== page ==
Offseason workouts had Burgess ready for daily grind
KINSTON, N.C.—For most 20-year-olds, September means a return to college. For those playing in the minors, it's a welcome change as the grind of a 140-game season comes to a close.
But September has a different ring for Michael Burgess. He's ready for more.
"It takes its toll," Burgess said. "But man, I feel like I could go for another month or two."
That's because Burgess trains with Gary Sheffield five or six days a week in the offseason. Sheffield, a nine-time all-star and 500-home run club member who is known for his intense workout routine, offered Burgess an opportunity to join him a year and a half ago. Burgess accepted, but didn't know what to expect. What he found out is that Sheffield goes non-stop for an hour of sit-ups, push-ups and cardiovascular drills. A two-mile run and 100-yard sprints follow before he moves on to batting practice.
"It's intense, but it pays off at the end of the season," Burgess said. "(Sheffield) has been a major part of my career, a mentor. I've learned a lot from him. He always tells me no matter what to stay focused. Good or bad, stay on an even keel."
Burgess met Sheffield as a sophomore at Hillsborough High in Tampa, where both were prep stars. It's also the alma mater of 1985 Cy Young award winner Dwight Gooden, two-time all-star Carl Everett and 2002 third-round pick Elijah Dukes. Burgess followed in the footsteps of the stars before him at Hillsborough, but slipped in the draft to the 49th overall selection in 2007.
The Nationals took Burgess knowing he struggled during his senior year but had early first-round talent. After a dominant junior year, Burgess' swing got too long and he struck out too often, but his raw power was still there.
Now, more than 300 games and 1,110 at-bats into his minor league career, Burgess is still working on the kinks that scared some scouts away three years ago.
"It's a work in progress and an every day thing," Nationals farm director Bobby Williams said. "It's a slow—I don't know if that's the right word—but a process that's going to take time."
Burgess hit .235/.325/.410 for Potomac (Carolina) with 135 strikeouts and 54 walks. Still, Nationals officials opt to look at the progress he has made: He had smacked 23 doubles, 19 home runs and 71 RBIs.
Hitter In Progress
The numbers aren't what matter most.
"He's making real progress—he's actually learning how to hit. In the past, he was just going off of his raw talent. Now he's getting away from being a swinger and becoming more of a hitter," Potomac hitting coach Jerry Browne said. "He's hitting the ball hard, getting better pitches to hit, making more consistent contact and cutting down on his strikeouts."
Burgess eliminated an over-exaggerated, violent load with his hands from his swing, and has cut down on his two-strike hack. The results are evident. Burgett hit .277 through 94 at-bats in August, his second-best monthly average of the season. He also struck out 24 times, his second fewest in a month this season (he had 20 strikeouts in 75 April at-bats).
"It's turned into if he gets one pitch to hit, he's going to hit it," Browne said.
Burgess went 3-for-3 with three singles and a walk in a late-August game against Kinston. He saw four fastballs for strikes. Three went for hits. He did not swing at an offspeed offering or a pitch out of the strike zone.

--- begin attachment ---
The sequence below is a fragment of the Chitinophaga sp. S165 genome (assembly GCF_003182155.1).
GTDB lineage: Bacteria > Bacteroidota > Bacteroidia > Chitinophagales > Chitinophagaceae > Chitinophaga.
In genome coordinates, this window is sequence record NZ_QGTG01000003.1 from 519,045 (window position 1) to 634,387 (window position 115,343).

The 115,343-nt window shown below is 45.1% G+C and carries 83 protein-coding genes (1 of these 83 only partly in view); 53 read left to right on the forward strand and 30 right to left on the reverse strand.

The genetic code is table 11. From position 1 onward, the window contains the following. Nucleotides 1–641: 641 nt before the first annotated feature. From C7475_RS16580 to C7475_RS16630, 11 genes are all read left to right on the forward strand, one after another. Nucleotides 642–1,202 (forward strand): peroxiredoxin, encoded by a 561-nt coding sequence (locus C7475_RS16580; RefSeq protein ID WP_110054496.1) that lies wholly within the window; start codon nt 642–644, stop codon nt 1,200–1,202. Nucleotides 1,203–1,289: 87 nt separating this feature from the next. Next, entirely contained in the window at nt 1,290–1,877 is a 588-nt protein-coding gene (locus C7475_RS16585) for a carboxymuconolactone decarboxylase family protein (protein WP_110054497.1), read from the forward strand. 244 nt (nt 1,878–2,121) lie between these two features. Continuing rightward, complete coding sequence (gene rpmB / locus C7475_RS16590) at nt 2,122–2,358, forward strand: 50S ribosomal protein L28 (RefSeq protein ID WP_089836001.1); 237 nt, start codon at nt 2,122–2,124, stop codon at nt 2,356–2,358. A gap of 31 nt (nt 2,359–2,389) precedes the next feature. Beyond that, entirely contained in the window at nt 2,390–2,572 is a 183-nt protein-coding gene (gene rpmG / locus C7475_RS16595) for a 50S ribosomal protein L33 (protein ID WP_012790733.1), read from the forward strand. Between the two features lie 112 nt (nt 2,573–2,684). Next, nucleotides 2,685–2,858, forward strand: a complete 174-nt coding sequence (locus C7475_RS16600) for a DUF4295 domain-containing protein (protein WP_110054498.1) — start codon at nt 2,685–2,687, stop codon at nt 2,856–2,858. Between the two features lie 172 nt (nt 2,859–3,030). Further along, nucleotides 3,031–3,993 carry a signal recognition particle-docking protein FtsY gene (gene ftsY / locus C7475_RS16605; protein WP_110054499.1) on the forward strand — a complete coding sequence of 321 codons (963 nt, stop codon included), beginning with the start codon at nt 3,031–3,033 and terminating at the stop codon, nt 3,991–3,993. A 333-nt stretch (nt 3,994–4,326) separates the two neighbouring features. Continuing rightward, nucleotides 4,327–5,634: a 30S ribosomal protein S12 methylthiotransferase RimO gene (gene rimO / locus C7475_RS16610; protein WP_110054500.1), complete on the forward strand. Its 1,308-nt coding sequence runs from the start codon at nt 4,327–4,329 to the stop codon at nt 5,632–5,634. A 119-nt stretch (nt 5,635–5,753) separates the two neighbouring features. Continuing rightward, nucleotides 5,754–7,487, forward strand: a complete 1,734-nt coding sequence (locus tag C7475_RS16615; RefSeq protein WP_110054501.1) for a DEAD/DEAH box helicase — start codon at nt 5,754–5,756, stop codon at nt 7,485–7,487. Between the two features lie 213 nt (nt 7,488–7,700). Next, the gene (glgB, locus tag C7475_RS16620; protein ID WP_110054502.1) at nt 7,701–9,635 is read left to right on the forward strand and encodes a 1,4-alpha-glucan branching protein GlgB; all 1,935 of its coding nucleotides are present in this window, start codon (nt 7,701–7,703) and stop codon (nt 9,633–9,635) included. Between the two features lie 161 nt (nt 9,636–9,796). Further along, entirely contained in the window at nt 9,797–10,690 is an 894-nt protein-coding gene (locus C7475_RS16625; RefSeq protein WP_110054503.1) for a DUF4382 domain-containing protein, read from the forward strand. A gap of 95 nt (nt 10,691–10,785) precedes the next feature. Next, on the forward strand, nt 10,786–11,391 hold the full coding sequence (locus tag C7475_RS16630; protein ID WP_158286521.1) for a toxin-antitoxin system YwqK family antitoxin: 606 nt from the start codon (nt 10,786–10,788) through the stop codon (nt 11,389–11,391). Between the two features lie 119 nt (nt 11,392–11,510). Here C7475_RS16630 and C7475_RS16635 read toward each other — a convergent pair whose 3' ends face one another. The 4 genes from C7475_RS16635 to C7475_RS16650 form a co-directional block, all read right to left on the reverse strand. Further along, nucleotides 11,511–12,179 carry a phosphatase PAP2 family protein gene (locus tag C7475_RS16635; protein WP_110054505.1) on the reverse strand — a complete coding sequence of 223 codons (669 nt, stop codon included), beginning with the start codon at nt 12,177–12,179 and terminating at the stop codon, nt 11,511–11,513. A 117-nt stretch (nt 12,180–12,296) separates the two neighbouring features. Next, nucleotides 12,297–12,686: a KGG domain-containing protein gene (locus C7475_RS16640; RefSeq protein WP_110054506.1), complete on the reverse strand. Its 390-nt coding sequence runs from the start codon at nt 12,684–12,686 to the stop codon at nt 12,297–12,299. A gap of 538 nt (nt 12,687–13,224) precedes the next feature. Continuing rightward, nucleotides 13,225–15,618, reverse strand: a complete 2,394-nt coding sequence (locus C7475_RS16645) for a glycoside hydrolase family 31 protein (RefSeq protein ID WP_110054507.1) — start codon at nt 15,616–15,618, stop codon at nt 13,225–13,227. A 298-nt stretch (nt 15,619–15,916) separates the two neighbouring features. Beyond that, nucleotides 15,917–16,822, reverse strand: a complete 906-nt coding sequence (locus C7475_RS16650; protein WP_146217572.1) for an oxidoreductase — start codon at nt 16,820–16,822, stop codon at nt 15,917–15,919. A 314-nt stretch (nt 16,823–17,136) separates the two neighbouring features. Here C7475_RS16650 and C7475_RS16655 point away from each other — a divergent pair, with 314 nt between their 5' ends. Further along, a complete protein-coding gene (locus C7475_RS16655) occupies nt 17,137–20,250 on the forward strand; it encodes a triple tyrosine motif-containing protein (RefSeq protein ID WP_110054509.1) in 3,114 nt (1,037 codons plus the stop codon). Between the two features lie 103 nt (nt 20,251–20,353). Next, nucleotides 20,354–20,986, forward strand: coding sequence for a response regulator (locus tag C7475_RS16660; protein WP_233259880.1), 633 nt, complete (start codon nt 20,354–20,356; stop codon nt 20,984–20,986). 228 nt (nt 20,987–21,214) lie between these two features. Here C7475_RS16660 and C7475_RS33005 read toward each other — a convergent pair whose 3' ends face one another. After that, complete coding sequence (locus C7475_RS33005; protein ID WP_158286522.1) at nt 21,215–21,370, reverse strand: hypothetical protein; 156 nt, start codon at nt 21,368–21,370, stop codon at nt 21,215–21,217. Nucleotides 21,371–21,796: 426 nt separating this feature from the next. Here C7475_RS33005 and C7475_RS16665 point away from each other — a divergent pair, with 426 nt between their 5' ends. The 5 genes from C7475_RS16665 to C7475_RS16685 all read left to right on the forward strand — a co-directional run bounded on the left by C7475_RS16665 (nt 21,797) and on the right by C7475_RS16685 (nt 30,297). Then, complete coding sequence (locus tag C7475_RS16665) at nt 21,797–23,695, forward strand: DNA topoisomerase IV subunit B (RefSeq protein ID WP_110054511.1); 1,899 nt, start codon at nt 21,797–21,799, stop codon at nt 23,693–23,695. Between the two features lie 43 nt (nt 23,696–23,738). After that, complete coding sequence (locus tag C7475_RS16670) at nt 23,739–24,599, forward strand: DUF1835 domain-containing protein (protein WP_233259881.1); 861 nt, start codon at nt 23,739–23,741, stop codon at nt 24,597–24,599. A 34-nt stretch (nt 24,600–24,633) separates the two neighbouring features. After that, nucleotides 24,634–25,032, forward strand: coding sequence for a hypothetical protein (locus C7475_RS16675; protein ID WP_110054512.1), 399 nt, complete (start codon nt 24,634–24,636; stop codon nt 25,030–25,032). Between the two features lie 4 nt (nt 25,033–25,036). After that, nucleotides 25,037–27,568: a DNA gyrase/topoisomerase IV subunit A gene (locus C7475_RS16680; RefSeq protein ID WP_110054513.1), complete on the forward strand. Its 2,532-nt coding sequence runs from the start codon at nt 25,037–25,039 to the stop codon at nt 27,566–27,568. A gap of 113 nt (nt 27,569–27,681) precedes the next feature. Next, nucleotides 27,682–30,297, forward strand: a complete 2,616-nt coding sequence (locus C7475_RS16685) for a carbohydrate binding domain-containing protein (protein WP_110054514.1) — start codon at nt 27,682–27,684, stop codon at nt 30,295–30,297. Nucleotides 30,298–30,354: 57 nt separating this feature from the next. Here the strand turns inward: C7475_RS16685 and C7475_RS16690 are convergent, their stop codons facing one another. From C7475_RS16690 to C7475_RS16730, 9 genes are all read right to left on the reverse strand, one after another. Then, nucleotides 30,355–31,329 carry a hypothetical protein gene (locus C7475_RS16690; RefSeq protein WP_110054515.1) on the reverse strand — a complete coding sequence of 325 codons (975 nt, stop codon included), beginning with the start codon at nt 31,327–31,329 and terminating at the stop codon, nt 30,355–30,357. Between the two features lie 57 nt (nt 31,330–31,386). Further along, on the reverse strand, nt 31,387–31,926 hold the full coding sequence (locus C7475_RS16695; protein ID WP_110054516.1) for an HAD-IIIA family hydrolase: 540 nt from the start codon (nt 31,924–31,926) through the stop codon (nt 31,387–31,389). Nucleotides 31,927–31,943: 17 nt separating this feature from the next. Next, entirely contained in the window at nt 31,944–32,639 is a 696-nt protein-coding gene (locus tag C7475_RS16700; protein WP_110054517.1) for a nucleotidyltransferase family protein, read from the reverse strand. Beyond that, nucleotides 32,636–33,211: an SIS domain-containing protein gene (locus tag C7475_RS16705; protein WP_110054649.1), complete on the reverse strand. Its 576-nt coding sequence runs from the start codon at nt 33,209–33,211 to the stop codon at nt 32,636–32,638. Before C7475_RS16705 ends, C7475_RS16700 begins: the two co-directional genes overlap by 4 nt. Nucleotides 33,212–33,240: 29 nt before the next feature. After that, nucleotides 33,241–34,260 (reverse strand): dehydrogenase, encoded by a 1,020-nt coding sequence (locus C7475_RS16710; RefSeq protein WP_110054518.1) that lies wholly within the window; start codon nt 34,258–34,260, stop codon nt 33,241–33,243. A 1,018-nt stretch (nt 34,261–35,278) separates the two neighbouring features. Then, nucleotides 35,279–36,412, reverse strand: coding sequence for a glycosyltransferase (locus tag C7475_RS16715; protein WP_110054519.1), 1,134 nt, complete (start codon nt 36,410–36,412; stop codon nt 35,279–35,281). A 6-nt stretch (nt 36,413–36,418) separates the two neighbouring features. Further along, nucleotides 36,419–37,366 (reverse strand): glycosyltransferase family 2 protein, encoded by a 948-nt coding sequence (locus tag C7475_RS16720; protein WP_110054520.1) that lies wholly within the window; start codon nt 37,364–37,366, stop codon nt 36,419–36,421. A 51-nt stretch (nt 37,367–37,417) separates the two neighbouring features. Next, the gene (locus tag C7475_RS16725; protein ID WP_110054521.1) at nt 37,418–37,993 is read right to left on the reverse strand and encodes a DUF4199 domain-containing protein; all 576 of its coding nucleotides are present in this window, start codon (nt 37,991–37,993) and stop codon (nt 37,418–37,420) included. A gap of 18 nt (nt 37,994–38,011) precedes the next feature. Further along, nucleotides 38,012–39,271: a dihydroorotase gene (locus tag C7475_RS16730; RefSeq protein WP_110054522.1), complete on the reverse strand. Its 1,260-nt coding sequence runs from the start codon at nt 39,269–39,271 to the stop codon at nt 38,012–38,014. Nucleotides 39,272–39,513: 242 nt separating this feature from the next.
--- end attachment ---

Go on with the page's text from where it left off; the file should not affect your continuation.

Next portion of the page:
Burgess' calling card has always been his mind-blurring bat speed and light-tower power. That was most apparent at the low Class A South Atlantic League home run derby last year, when Burgess blasted 16 long balls in 38 swings to win the contest.
"His power is impressive. He's going to be a home run hitter and a run producer as a big league right fielder," Williams said. "I think he's going to figure everything out. He's got a very high ceiling, a bright future."
His 5-foot-11, 195-pound frame, barrel-chested nature and athleticism remind Browne of a lefthanded Kirby Puckett, but Burgess said he models his game after another power-hitter.
"Just straight hit line drives like Prince Fielder," Burgess said. "Just get those infielders and outfielders out of the way. There's no mercy when I'm up there."
Burgess' progression has come not only at the plate. He has committed just four errors while starting nearly every game this season in right field. In 2008, he led all professional players with 26 outfield assists.
"His nature is one that's much closer to being complete," Potomac manager Trent Jewett said. "He's much more balanced and solid at the plate. For as thick a guy as he is, he's got a very strong arm with well-above-average carry and well-above-average accuracy. He's stolen 12 bases this year. But the biggest thing is that I see a guy with grit, determination and perseverance, and that's vital."
Burgess will get to play at least a few more months before going back to Tampa to team up with Sheffield. Washington will send Burgess to instructional league this fall. He will be on a strict strength, conditioning and nutrition program while working on his swing.
Burgess realizes 2010 will be an important season. He also knows next season starts with this offseason. And with more hard work, the success he's looking for are there for the taking.
"It's right there, it's close," Burgess said. "When the time comes, everything is just going to blow up. It's going to be a wonderful thing."